Harry James Potter

This is not my opinion. It's an excerpt from an artikulo titled link. I have however come across a few people who have voiced the same thing. Just curious to know people's thought on this.


Kenny Herzog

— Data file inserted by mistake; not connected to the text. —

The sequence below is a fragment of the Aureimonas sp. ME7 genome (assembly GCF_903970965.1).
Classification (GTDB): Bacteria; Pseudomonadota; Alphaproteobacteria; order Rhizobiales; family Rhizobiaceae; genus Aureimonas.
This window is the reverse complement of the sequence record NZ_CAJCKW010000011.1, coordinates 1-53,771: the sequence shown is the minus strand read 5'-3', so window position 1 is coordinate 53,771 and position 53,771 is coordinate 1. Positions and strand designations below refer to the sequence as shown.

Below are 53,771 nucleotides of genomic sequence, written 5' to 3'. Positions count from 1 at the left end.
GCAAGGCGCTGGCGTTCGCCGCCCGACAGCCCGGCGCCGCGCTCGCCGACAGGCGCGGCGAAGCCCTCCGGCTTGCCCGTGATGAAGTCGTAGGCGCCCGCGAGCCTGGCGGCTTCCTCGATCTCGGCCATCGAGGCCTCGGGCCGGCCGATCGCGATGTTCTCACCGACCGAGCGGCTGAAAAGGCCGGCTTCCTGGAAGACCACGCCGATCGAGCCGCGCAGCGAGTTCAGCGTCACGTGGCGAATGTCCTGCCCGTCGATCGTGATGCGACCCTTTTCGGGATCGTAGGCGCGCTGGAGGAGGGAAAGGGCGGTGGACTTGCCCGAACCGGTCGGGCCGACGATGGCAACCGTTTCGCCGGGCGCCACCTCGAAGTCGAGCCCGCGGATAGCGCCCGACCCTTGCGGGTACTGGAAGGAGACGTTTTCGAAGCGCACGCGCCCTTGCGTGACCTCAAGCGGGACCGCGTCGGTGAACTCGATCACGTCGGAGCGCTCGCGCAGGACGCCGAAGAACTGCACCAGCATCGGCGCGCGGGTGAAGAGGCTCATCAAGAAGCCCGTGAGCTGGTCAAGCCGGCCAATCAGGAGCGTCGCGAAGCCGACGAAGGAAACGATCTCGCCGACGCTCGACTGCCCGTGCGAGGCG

I’ve read all of J.K. Rowling’s Harry Potter books—devoured them, really, because whatever her flaws, the lady does a terrific job at building compulsive narratives and enjoyable worlds. But the madami time I spend away from the series, the madami its problems get to me, and the biggest problem of them all is the main character himself. Harry is, to put it kindly, an absolute no one. He suffers at the hands of the despicable Dursleys because, hey, what’s a hero’s journey without a little suffering? Then one araw he learns he’s inherited great powers and wealth, neither of which have any connection to him beyond basic genetics. The news hunts him down like a wretch-seeking missile, and before you know it, Harry’s whisked away to a magical land where he’s repeatedly informed how wonderful he is sa pamamagitan ng strangers, all without ever having accomplished or earned much of anything beyond a passive ability to not die. Yes, Mr. Potter makes his fair share of enemies, and yes, he does do his best to live up to the responsibility of being the most famous boy wizard in the world. But the series never shakes the fact that Harry is destined to heroism less sa pamamagitan ng merit than sa pamamagitan ng fait accompli, and every good fortune that comes his way plays like wish-fulfillment to distract us from the fact that there’s no real center to the kid. He’s as generic as a Hardy Boy, and when Rowling did try and give him some edge, he became just another self-centered, whiny teenager, ibingiay to fits of self-loathing that manifested as witless sarcasm and dull surliness. It’s not that Harry Potter is a horrible person, or even the worst fictional character to ever grace a pantasiya narrative; pantasiya does, after all, rely an awful lot on prophecy and fate. It’s just hard to accept that a writer capable of characters like Severus Snape and Hermione Granger chose to rest the crux of her narrative on a boy whose most memorable personality trait is a facial scar.